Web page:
(c) Period of Plant Domestication and Agriculture: Domestication of plants for food became a hallmark in the development of human skills of taming and controlling the biotic component of the natural environment system. Domestication of plants initiated primitive type of agriculture and sedentary settled life of people who were nomads. Cultivation of food crops resulted in the formation of social groups and organisations. Now man started settling down in the river valleys due to availability of water and fertile land which came to be known as ‘river-valley civilization’. From here onwards started the journey of man to transform the natural environmental resources around him through improved farming practices resulting in gradual increase in human population.

(d) Period of Science, Technology and Industrialization: (i) The advancement of industrial revolution in late nineteenth century and emergence of science and development of sophisticated technology, embittered and friendly relationship between man and his natural environment.

(ii) The impact of modern technology on natural environment is highly complex and controversial. Highly advanced technologies and scientific techniques led to indiscriminate exploitation of natural environment which have created most of the present day environmental problems.

III. From the days of early primitive man till today, man has venerated nature in different forms (trees, plants, animals, rivers, mountains etc.) Nature worship commands great sancity in most of the communities. 

Q.3. What is a biosphere? Name two subsystems of biosphere.

Ans. (i) The Biosphere: Biosphere is a life-supporting layer, which surrounds the earth and makes plant and animal life possible without any protective device. It consists of all the living organisms (the biotic component), energy (energy component) and physical environment (abiotic component). There are continuous interactions between living organisms and physical environment and also among the living organisms themselves. The average thickness of the biosphere or life-supporting layer consists of air, water, soil and rock is about 30 km.

(ii) Names of two sub-system of biosphere are: 

(a) upper layer. and 

(b) lower layer.

The upper limit of the biosphere is determined by the availability of oxygen, moisture, temperature, and air pressure with increase in height in the atmosphere limits the upper boundary of the biosphere. The lower limits of the biosphere are determined by the availability of required amount of oxygen and light, which can sustain life. Thus, the depth of the biosphere over the land is unto the depth of the deepest roots of the trees or the depth unto which can live the borrowing organisms or the depth at which lie the parent bedrocks. The biosphere extends unto greater depth in the oceans.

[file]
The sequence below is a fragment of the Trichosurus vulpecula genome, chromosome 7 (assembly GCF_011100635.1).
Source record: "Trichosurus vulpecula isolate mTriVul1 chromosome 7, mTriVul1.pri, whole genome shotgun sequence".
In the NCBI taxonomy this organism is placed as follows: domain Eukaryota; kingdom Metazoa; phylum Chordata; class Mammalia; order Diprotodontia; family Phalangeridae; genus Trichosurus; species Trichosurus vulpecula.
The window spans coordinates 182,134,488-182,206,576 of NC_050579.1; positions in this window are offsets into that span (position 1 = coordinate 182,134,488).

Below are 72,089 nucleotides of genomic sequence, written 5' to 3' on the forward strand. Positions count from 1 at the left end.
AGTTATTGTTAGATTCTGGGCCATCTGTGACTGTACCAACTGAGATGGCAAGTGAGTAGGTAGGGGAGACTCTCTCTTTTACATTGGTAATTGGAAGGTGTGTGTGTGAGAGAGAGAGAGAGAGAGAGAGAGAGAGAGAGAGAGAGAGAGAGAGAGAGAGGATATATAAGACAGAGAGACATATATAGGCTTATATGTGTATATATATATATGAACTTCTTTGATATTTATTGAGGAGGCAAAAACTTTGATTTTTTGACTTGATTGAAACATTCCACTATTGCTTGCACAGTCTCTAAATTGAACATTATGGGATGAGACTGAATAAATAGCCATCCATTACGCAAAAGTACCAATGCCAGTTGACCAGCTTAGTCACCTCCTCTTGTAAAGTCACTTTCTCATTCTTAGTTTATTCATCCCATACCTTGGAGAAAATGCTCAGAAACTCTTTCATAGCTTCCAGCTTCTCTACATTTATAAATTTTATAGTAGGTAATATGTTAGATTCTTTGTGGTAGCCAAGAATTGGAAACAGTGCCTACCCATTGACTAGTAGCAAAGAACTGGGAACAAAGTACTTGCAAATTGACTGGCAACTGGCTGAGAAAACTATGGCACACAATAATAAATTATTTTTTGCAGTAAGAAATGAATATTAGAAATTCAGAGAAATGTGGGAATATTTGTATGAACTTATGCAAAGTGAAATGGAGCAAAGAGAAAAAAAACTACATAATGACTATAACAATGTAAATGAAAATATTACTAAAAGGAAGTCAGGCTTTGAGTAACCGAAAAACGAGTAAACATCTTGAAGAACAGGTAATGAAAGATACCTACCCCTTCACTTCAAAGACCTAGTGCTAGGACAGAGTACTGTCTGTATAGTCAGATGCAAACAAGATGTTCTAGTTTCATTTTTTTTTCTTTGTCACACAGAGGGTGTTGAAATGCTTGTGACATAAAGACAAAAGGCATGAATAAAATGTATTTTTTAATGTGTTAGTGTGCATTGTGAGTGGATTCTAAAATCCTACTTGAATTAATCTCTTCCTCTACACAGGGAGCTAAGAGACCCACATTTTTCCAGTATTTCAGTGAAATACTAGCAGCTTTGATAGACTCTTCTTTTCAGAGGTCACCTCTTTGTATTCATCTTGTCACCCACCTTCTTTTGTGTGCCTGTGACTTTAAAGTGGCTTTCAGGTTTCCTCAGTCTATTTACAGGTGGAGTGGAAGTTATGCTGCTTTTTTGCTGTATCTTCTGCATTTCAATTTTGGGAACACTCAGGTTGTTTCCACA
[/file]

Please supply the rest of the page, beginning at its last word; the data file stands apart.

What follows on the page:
Q.4. What is a sociosphere? 

Ans. Socio-Sphere: Man is social animal with the inbuilt instinct to be with his groups. Since man is most communicative, his behavioural concerns relate to his fellow beings. Thus man’s attitudes to life and value system are shaped by the size and quality of the group to which he belongs.

Groups of people living together on a certain territory form a community. It comprises a composition of species, a characteristic food network and energy flow pathway. Communities thus form the living components of living components of ecosystem. Over the time, species in each community carve out a special place for themselves. Community is not stable but dynamic, changing regularly over time and space.

Q.5. Explain the effects of environment on human society.

Ans. Effects of Environment on Human Society:

(i) Effects of environment on human society has been emerging as a major challenge for quite sometime. Development was for long associated with under exploitation of natural resources. It was little realised that obsession with under exploitation may result in over-exploitation.

(ii) We seemed to have believed that natural resources are inexhaustible. Environmental process includes those physical processes, which operate on the surface of the earth both internally and externally. Though man began to interfere with the natural processes right from the beginning of sedentary life, it assumed greater in proportion after the industrial revolution.

(iii) The impact of modern technology on environment is varied and highly complex as the transformation or modification of our natural condition and process leads to a series of changes in the biotic and abiotic components of natural environment process.

(iv) We have seen that man, equipped with modern technologies and advanced scientific knowledge, has become an important factor in changing the environmental processes. It has to be realized that disturbances in one of the elements of nature (i.e., air, water, land, flora and fauna) gives rise to an imbalance in others. Natural processes or human factors some times aggravate natural environmental process to cause disaster for human society life (earthquakes, volcanic eruptions, floods, cyclones etc.)

(v) They result in heavy loss of life and property. Environmental hazards for human health are as follows:

(i) Air pollution causes respiratory diseases.

(ii) Water pollution causes enteric diseases. 

(iii) Solid waste pollution causes vector-borne diseases.

(iv) Toxic waste causes cancer and neurological disorders.